In all the literatures of South Indian, in the four major vernaculars as well as in Sanskrit and Persian, a new compositional form—more a creative mode than a genre—makes its appearance in the early-modern period, beginning in the late fifteenth century. Terms vary—the Telugu tradition speaks of prabandhas or mahāprabandhas, and this essay adopts the name—but the shared features are everywhere in the south: relatively compact, thematically unified compositions, meant to be read sequentially from beginning to end, with an author who takes responsibility for the work and a new economy of sound in relation to meaning. We explore issues of texture, intertexture, tonality, self-reference, irony, and distinctive voicing across the languages and cultural milieux, and we seek to reconstruct, inductively, something of the lost protocols of reading that shaped the emergence of these texts.

In: Journal of South Asian Intellectual History
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In: Journal of South Asian Intellectual History
Author: Jennifer Clare

Abstract

This article looks at early modern literary genres in Tamil to better understand the relationship between Tamil literature and other South Indian prabandha traditions. What this article shows is that between the seventeenth and nineteenth centuries, new ways of thinking about innovation and authorship entered Tamil literature, new modes that shared key features with the larger South Indian category of prabandha, despite the divergent history of the term prabandha itself in Tamil. These new modes, which emerged in a range of literary genres in which the term prabandha (Tam. pirapantam) is notably absent, introduced the poet as a human subject whose complex personal relationships—both to people as well as to other texts—were inseparable from the story of the text’s creation. This privileging of the lived experience of individual poets became a marker of a new type of multi-stanzaic narrative verse, distinguished both from its antecedents as well as from other contemporary genres that retained older models of literary innovation. By thinking about new models of authorship and innovation as features shared across early modern literary genres in South India, this article enters into conversation with the other articles in this volume and reveals a shared intellectual and cultural history with the larger South Indian prabandha tradition.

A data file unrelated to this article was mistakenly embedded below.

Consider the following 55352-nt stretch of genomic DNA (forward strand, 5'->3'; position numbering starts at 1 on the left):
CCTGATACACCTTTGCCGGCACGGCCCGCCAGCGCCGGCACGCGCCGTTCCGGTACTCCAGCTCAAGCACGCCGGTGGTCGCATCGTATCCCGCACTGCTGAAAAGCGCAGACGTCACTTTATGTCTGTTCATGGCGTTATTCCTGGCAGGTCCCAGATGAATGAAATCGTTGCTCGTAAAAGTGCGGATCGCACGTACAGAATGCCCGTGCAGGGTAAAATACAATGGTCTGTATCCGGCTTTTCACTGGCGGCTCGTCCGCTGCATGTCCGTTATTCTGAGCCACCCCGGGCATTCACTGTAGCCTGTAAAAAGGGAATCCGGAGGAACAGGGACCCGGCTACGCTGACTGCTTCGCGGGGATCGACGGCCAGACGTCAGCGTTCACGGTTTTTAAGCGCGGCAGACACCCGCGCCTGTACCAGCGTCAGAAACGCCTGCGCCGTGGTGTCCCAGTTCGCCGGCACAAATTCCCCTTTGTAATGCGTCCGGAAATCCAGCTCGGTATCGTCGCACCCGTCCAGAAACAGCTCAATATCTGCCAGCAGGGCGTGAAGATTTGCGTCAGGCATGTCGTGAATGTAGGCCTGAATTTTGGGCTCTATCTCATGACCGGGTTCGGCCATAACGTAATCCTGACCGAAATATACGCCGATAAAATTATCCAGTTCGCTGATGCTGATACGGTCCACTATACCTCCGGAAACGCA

In: Journal of South Asian Intellectual History
Authors: Talia Ariav and Whitney Cox

Abstract

This article presents an interpretation of the Śṛṅgāratilakabhāṇa of Rāmabhadradīkṣita, a poet active in the vicinity of Thanjavur at the turn of the eighteenth century. The bhāṇa is an erotic-comic monologue, which in Rāmabhadra’s hands is used, in our reading, to ironic and self-subverting ends. While the play concludes with the sort of happy ending conventional to its genre, it contains potent unresolved tensions, which we understand as deliberate elements of Rāmabhadra’s authorial project. At the center of our interpretation are questions about the representation of sexual consent and coercion, and the ways in which the monological techniques of the genre make possible Rāmabhadra’s innovative explorations of time, perspective, and self-reflexivity.

In: Journal of South Asian Intellectual History
Translator: John Hocking
Hiromatsu argues that the change from Marx's theory of self-alienation to the concept of reification is crucial in establishing a new relational worldview which is still relevant today. Amongst other topics, his discussion of the understanding of society sees such as a relational dynamic wherein the individual is constantly composed and composing in relation to others, including nature. This understanding is, he argues, the “single science of history” of Marx and Engels. It overcomes the hypostasizing subject - object relation still prevalent today.

Originally published in Japanese as Busshōkaron no kōzu by Iwanami Shoten, Publishers, Tokyo, 1983, 1994. © By Kuniko Hiromatsu.